[v] Fattouh B., Harris L., 2017. The IPO of Saudi Aramco: Some Fundamental Questions. https://www.oxfordenergy.org/publications/ipo-saudi-aramco-fundamental-questions/
[vi] Rajiv Ravindran Pillai: Jordan’s MGH and GE to build power plant in Iraq. April 16, 2017. http://www.constructionweekonline.com/article-43972-jordans-mgh-and-ge-to-build-power-plant-in-iraq/
[vii] Eurasianet: Georgia Is Giving Up On Gazprom, April 14, 2017 http://oilprice.com/Energy/Natural-Gas/Georgia-Is-Giving-Up-On-Gazprom.html
[viii] Euractiv: Denmark seeks to change law on pipelines amid Nord Stream 2 divisions. April10, 2017 http://www.euractiv.com/section/energy/news/denmark-seeks-to-change-law-on-pipelines-amid-nordstream-2-divisions/
[ix] Energy Voice: Belarus settles gas debt with Gazprom. April 14.2017. https://www.energyvoice.com/oilandgas/136588/belarus-settles-gas-debt-gazprom/
[x] Spectator: Gazprom and Eustream sign deal on gas transports. April 12, 2017. Spectator. https://spectator.sme.sk/c/20507556/gazprom-and-eustream-sign-deal-on-gas-transports.html
[xi] Ting Shi, Jing Yang: China Opens Delayed Myanmar Oil Pipeline to Get Mideast Crude Faster April 11, 2017, Bloomberg, https://www.bloomberg.com/news/articles/2017-04-11/china-opens-delayed-myanmar-oil-link-to-get-mideast-crude-faster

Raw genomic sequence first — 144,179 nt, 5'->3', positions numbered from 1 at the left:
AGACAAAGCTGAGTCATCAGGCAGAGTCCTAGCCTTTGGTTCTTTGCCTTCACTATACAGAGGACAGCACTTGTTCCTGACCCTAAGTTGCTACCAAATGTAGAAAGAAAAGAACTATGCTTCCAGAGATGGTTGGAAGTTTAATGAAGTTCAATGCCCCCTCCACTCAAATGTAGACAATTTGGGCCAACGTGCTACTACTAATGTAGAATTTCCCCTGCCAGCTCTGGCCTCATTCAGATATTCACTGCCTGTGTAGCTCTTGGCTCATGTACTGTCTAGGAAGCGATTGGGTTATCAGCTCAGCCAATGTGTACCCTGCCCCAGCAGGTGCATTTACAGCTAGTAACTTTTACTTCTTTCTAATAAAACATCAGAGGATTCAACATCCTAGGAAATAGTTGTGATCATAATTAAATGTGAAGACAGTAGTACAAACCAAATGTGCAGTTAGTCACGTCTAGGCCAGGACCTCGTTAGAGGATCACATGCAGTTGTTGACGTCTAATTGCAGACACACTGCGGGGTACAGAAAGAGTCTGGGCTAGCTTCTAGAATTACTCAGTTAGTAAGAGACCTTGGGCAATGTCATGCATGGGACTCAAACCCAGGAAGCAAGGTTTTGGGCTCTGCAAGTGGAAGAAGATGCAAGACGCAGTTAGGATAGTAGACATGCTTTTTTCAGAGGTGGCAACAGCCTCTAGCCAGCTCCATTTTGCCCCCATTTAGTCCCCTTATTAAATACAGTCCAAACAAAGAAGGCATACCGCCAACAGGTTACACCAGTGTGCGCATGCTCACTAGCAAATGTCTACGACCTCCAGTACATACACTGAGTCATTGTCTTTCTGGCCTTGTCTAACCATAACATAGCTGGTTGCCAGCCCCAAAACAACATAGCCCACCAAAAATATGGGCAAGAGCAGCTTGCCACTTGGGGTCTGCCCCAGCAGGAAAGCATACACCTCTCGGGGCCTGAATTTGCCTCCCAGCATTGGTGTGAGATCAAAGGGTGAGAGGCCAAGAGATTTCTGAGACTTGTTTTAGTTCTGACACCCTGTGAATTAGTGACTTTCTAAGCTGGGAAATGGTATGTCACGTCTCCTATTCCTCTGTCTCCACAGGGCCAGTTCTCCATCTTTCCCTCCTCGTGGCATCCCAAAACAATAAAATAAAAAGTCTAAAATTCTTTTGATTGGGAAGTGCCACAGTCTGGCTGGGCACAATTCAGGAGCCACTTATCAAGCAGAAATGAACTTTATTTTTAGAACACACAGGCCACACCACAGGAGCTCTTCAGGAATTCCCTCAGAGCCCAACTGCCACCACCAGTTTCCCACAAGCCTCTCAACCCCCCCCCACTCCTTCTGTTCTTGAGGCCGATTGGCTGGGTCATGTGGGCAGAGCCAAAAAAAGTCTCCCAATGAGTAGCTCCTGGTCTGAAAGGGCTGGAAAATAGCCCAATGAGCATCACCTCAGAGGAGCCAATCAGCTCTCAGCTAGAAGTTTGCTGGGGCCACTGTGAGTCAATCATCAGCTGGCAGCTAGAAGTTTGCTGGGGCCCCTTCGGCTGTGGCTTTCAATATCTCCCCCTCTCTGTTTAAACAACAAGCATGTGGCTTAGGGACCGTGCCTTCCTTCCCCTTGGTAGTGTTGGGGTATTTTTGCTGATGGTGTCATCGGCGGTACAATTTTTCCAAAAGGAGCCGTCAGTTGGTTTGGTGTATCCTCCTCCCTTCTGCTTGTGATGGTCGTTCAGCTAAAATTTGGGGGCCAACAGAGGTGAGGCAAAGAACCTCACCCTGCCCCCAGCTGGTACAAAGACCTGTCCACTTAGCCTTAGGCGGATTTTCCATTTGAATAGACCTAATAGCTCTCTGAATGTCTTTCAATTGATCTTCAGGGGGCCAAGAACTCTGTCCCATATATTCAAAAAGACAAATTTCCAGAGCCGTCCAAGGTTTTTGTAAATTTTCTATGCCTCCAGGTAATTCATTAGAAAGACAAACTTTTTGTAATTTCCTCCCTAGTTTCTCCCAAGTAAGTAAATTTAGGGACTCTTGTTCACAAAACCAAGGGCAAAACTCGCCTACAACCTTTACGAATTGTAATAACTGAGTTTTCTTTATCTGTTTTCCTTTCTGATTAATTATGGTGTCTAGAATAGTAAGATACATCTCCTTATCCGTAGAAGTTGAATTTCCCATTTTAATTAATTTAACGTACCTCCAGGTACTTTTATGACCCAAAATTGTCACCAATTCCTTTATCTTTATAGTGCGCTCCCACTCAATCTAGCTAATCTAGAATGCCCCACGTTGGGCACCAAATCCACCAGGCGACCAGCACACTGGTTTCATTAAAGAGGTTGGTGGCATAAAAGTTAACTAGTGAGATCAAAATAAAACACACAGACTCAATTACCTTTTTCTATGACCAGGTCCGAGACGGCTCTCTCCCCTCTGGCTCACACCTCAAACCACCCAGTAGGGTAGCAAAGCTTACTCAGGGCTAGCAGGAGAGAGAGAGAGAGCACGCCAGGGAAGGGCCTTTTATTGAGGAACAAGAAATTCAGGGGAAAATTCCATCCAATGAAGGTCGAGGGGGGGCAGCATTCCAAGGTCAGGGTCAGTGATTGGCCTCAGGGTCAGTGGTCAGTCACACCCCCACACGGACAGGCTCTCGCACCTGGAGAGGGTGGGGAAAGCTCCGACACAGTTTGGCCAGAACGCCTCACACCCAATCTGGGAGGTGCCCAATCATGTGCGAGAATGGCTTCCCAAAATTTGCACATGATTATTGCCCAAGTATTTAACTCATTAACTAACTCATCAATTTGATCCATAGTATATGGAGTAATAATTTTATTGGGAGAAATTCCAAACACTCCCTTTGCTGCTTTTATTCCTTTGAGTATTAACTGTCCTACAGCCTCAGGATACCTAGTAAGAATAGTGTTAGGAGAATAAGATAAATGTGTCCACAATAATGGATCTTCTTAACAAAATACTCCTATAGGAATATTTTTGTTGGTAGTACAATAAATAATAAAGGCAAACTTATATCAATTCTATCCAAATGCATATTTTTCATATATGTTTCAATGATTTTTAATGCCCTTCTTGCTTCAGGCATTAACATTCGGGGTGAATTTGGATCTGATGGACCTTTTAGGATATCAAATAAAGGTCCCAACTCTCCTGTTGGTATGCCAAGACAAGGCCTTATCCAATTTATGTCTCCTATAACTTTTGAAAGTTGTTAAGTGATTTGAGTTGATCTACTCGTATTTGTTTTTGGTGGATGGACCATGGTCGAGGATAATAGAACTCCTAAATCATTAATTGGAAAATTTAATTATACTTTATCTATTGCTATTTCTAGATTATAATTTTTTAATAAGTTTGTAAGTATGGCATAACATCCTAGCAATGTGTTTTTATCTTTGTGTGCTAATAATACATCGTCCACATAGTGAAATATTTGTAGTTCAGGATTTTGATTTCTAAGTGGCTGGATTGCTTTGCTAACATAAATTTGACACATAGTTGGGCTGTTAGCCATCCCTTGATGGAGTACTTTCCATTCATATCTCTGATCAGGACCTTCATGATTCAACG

[xii] Sergey Averin: Postavki 2.5mt SPG Gazproma v Indiyu nachnutsya v 2018 gody (Поставки 2.5 млн тонн СПГ “Газпрома” в Индию начнутся в 2018 году). April 12 2017. Ria Novosti. https://ria.ru/economy/20170412/1492073725.html
[xiii] Surabi Sahu: Singapore’s first LNG truck loading facility ready for operations. 13 Apr 2017 , Platts, http://www.platts.com/latest-news/natural-gas/singapore/singapores-first-lng-truck-loading-facility-ready-27813956
[xiv] Sharkov: U.S. OIL COMPANY COULD FALL TO RUSSIA AS VENEZUELA STRUGGLES TO PAY ITS BILLS April 11, 2017, Newsweek. http://www.newsweek.com/russia-may-gain-venezuelan-shares-us-oil-company-582423
[xv] ClimateChangeNews: EPA boss: US should exit Paris climate agreement. April 12, 2017. http://www.climatechangenews.com/2017/04/13/epa-boss-us-exit-paris-climate-agreement/